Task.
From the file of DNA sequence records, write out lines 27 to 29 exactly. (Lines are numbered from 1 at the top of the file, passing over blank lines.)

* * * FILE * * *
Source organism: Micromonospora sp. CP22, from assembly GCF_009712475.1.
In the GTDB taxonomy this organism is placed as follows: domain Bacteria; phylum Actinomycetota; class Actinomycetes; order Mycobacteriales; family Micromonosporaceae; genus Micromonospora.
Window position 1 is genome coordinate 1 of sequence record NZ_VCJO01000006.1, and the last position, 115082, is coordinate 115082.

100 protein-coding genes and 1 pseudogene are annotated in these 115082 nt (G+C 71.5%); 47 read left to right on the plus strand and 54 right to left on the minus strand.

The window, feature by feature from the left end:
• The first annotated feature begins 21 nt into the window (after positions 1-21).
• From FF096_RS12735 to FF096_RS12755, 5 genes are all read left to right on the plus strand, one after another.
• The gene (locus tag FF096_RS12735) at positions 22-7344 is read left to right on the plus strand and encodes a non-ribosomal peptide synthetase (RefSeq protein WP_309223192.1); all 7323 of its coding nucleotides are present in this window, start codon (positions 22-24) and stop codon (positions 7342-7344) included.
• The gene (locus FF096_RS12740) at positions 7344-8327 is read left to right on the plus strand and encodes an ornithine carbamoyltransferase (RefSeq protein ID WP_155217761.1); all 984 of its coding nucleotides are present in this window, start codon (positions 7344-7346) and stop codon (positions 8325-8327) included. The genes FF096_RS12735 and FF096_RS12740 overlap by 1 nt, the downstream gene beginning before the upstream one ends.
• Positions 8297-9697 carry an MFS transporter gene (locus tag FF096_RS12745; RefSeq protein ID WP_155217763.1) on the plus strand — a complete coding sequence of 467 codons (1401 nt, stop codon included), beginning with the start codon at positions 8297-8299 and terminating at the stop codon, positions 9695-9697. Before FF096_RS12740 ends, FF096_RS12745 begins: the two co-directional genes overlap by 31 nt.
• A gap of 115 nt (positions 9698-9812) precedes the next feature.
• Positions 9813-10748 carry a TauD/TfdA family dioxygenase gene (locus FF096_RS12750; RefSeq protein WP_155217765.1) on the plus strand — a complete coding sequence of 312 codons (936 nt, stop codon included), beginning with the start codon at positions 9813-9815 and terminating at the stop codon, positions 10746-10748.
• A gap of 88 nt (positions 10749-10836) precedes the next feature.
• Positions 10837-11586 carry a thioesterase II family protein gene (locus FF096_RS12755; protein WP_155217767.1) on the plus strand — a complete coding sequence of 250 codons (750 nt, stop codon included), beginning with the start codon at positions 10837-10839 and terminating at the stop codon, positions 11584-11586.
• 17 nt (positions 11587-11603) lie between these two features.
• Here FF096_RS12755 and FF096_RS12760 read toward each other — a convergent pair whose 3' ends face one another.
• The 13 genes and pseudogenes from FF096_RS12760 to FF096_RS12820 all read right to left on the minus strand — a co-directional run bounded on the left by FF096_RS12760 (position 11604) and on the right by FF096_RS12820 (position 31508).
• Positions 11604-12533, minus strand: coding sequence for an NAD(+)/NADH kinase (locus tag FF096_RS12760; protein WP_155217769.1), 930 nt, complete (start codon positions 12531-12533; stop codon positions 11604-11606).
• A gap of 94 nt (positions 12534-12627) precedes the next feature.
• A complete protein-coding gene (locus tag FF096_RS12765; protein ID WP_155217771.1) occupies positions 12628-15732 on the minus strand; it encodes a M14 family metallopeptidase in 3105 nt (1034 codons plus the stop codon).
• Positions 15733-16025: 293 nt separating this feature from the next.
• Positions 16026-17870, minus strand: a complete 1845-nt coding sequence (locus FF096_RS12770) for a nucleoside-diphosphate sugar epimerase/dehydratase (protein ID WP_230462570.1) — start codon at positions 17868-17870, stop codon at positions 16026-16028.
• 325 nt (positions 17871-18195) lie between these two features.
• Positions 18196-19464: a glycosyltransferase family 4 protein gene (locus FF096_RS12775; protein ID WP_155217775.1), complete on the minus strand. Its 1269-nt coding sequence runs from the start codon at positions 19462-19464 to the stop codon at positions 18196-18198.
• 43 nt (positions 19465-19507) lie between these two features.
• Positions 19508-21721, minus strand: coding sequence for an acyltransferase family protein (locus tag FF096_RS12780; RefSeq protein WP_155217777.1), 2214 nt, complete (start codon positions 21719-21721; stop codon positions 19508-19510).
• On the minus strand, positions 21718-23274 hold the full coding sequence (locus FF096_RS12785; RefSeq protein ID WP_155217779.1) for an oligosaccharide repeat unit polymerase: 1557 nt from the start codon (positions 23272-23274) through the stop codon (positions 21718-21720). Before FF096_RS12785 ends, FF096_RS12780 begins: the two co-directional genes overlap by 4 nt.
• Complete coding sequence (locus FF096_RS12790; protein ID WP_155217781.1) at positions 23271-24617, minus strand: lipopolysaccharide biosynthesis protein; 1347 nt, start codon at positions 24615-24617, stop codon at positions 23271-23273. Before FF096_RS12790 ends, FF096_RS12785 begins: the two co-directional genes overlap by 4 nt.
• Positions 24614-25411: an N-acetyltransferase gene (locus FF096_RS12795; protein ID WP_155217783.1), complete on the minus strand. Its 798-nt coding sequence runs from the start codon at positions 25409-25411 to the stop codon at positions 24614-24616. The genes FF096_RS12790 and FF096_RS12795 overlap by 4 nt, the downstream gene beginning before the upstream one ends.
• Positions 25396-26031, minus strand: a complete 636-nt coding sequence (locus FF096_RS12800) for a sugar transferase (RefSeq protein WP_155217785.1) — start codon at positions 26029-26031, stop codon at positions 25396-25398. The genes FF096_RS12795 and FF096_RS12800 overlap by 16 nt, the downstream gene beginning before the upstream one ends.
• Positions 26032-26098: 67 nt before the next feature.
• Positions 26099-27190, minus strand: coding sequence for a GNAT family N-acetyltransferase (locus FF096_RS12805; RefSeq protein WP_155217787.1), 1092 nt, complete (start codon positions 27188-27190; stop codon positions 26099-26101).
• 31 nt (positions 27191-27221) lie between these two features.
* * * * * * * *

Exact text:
• On the minus strand, positions 21718-23274 hold the full coding sequence (locus FF096_RS12785; RefSeq protein ID WP_155217779.1) for an oligosaccharide repeat unit polymerase: 1557 nt from the start codon (positions 23272-23274) through the stop codon (positions 21718-21720). Before FF096_RS12785 ends, FF096_RS12780 begins: the two co-directional genes overlap by 4 nt.
• Complete coding sequence (locus FF096_RS12790; protein ID WP_155217781.1) at positions 23271-24617, minus strand: lipopolysaccharide biosynthesis protein; 1347 nt, start codon at positions 24615-24617, stop codon at positions 23271-23273. Before FF096_RS12790 ends, FF096_RS12785 begins: the two co-directional genes overlap by 4 nt.
• Positions 24614-25411: an N-acetyltransferase gene (locus FF096_RS12795; protein ID WP_155217783.1), complete on the minus strand. Its 798-nt coding sequence runs from the start codon at positions 25409-25411 to the stop codon at positions 24614-24616. The genes FF096_RS12790 and FF096_RS12795 overlap by 4 nt, the downstream gene beginning before the upstream one ends.